My impulse formed late in the planting season. I scoured nurseries in mid-June. Four Goldfinger were back in a corner of the local hardware where plants they forgot to water were limping on. I found four Jackmanii in an Albuquerque nursery where they probably had been growing in pots outdoors for several seasons. The other three were in ideal condition in an Albuquerque greenhouse.
The greenhouse plants and one of the Jackmanii lost their leaves in August and didn’t come back this spring. The other seven, which had been hardened through benign neglect, are producing flowers clusters at the ends of their stems. They’re still only about a foot high, but appear to be flourishing.
What finally motivated me to try the russet-barked shrubs again were the forest fires of 2012. By mid-June, temperatures had risen and the air was attacking my sinuses. I took refuge in my air-conditioned car to drive in the only direction there was no smoke, north.
On my way back from Angel Fire, I pulled over just after I had crested the 9,101 foot Palo Flechado Pass. I’d spotted flowers blooming under tall, pine trees on the north, uphill side. When I got out, I saw a low purple plant, some low fleabanes, western yarrow, a blue beardtongue, another plant with purple bells arranged on a tall stem and something white with five petaled single flowers at the ends of narrow stems.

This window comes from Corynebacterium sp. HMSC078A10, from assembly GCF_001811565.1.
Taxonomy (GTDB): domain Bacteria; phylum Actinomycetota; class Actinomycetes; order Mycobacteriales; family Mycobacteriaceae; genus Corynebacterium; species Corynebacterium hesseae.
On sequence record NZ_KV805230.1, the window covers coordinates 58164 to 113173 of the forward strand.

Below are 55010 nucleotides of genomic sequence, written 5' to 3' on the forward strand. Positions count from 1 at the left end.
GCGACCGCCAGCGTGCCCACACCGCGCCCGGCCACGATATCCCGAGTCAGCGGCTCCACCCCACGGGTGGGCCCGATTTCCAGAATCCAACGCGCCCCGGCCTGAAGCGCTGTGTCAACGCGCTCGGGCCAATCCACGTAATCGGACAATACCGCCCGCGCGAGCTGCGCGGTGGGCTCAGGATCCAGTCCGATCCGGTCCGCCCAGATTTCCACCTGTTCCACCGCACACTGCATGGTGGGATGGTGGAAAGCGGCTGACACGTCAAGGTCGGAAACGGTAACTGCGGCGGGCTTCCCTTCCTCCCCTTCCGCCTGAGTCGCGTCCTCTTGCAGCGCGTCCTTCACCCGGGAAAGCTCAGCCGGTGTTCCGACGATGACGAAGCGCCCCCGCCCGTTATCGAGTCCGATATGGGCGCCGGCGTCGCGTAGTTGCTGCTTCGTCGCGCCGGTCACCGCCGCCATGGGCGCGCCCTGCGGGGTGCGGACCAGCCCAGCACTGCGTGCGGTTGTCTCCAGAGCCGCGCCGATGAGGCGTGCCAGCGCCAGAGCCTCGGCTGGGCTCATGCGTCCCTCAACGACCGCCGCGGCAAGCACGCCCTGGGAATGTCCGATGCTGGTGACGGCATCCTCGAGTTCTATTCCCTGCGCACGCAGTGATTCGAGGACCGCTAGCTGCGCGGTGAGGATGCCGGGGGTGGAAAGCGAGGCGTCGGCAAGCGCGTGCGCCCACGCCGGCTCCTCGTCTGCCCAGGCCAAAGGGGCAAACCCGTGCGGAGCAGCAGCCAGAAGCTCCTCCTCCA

I crossed the road to discover the stream which flowed through the valley in the slope. Scattered in the grass were some low potentilla shrubs. I didn’t cross the barbed wire to get a close look. Although they resembled the cultivated plants, I suspect they were Potentilla pulcherrima. The similar yellow-flowered species grows in mountain meadows in the Ponderosa zone.
Water must be the key to their success. While the dry conditioning probably was critical for my shrubs’ survival, the very wet fall helped form the growth that’s producing this year’s five-petaled flowers.
That same moisture revived the needle grass growing on the road side of the slope. It’s so tall, I can see nothing through the tall, paper colored stems. On the other side of the slope, the golden spur columbine have grown so dense, I can’t see the daylilies at their feet. I finally succeeded again with potentillas, but I have to hunt to see them.
Tierney, Gail D. Roadside Plants of Northern New Mexico, 1983.
Wooton, Elmer Otis and Paul Carpenter Standley. Flora of New Mexico, 1915.
1. Jackmani potentilla flower, my yard, 29 June 2014.
2. Jackmani flower cluster, my yard, 29 June 2014.
3. Goldfinger terminal flowers, my yard, 29 June 2014.
4. Jackmani in Michigan, 30 July 1988.
5. Jackmani bud stem, 29 June 2014.
6. Jackmani bud cluster, 29 June 2014.
7. Potentilla in meadow, Palo Flechado Pass, 18 June 2012.
8. Goldfinger hidden by needle grass, golden spur columbine and blanket flowers, 29 June 2014.
9. Potentilla, Palo Flechado Pass, 18 June 2012.